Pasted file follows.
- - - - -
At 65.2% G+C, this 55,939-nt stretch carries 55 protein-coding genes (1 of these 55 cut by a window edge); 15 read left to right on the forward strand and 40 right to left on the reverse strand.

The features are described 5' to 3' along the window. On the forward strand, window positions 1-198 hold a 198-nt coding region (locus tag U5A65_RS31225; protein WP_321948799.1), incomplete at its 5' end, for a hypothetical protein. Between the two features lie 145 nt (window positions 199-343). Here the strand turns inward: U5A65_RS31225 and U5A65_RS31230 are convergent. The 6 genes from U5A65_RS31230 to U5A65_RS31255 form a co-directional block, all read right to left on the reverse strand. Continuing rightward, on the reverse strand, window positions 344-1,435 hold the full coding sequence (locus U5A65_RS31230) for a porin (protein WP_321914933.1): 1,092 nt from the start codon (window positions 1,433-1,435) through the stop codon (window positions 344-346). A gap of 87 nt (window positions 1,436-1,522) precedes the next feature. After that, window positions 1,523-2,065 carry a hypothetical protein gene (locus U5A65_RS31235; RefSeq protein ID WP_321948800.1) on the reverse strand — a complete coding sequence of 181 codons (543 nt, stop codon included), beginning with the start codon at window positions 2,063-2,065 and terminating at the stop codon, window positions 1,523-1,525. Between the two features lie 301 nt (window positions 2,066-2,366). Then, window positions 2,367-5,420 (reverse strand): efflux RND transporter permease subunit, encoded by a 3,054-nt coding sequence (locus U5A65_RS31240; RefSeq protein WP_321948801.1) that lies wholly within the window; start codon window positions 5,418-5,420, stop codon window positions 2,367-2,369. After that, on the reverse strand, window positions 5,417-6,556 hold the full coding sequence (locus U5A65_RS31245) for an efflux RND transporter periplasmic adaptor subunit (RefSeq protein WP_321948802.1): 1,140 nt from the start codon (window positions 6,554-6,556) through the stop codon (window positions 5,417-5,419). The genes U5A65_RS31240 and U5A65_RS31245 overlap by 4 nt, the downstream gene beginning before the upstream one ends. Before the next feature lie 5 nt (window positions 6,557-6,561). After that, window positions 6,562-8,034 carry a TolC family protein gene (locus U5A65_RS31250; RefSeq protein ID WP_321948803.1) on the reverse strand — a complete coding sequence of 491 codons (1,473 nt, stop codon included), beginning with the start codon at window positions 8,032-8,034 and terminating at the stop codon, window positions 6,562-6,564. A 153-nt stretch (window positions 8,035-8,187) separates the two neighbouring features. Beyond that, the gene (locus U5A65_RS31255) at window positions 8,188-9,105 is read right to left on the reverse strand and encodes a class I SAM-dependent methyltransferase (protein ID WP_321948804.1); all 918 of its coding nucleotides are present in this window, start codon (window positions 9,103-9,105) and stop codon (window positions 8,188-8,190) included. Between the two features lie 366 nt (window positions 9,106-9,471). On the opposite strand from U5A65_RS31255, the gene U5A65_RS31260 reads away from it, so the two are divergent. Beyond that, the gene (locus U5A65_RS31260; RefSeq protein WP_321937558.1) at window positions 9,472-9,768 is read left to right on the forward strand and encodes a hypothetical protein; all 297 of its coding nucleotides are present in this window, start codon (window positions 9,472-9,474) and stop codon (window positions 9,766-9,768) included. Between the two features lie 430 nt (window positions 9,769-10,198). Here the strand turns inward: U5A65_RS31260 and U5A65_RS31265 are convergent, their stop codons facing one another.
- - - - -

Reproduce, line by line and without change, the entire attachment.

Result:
At 65.2% G+C, this 55,939-nt stretch carries 55 protein-coding genes (1 of these 55 cut by a window edge); 15 read left to right on the forward strand and 40 right to left on the reverse strand.

The features are described 5' to 3' along the window. On the forward strand, window positions 1-198 hold a 198-nt coding region (locus tag U5A65_RS31225; protein WP_321948799.1), incomplete at its 5' end, for a hypothetical protein. Between the two features lie 145 nt (window positions 199-343). Here the strand turns inward: U5A65_RS31225 and U5A65_RS31230 are convergent. The 6 genes from U5A65_RS31230 to U5A65_RS31255 form a co-directional block, all read right to left on the reverse strand. Continuing rightward, on the reverse strand, window positions 344-1,435 hold the full coding sequence (locus U5A65_RS31230) for a porin (protein WP_321914933.1): 1,092 nt from the start codon (window positions 1,433-1,435) through the stop codon (window positions 344-346). A gap of 87 nt (window positions 1,436-1,522) precedes the next feature. After that, window positions 1,523-2,065 carry a hypothetical protein gene (locus U5A65_RS31235; RefSeq protein ID WP_321948800.1) on the reverse strand — a complete coding sequence of 181 codons (543 nt, stop codon included), beginning with the start codon at window positions 2,063-2,065 and terminating at the stop codon, window positions 1,523-1,525. Between the two features lie 301 nt (window positions 2,066-2,366). Then, window positions 2,367-5,420 (reverse strand): efflux RND transporter permease subunit, encoded by a 3,054-nt coding sequence (locus U5A65_RS31240; RefSeq protein WP_321948801.1) that lies wholly within the window; start codon window positions 5,418-5,420, stop codon window positions 2,367-2,369. After that, on the reverse strand, window positions 5,417-6,556 hold the full coding sequence (locus U5A65_RS31245) for an efflux RND transporter periplasmic adaptor subunit (RefSeq protein WP_321948802.1): 1,140 nt from the start codon (window positions 6,554-6,556) through the stop codon (window positions 5,417-5,419). The genes U5A65_RS31240 and U5A65_RS31245 overlap by 4 nt, the downstream gene beginning before the upstream one ends. Before the next feature lie 5 nt (window positions 6,557-6,561). After that, window positions 6,562-8,034 carry a TolC family protein gene (locus U5A65_RS31250; RefSeq protein ID WP_321948803.1) on the reverse strand — a complete coding sequence of 491 codons (1,473 nt, stop codon included), beginning with the start codon at window positions 8,032-8,034 and terminating at the stop codon, window positions 6,562-6,564. A 153-nt stretch (window positions 8,035-8,187) separates the two neighbouring features. Beyond that, the gene (locus U5A65_RS31255) at window positions 8,188-9,105 is read right to left on the reverse strand and encodes a class I SAM-dependent methyltransferase (protein ID WP_321948804.1); all 918 of its coding nucleotides are present in this window, start codon (window positions 9,103-9,105) and stop codon (window positions 8,188-8,190) included. Between the two features lie 366 nt (window positions 9,106-9,471). On the opposite strand from U5A65_RS31255, the gene U5A65_RS31260 reads away from it, so the two are divergent. Beyond that, the gene (locus U5A65_RS31260; RefSeq protein WP_321937558.1) at window positions 9,472-9,768 is read left to right on the forward strand and encodes a hypothetical protein; all 297 of its coding nucleotides are present in this window, start codon (window positions 9,472-9,474) and stop codon (window positions 9,766-9,768) included. Between the two features lie 430 nt (window positions 9,769-10,198). Here the strand turns inward: U5A65_RS31260 and U5A65_RS31265 are convergent, their stop codons facing one another.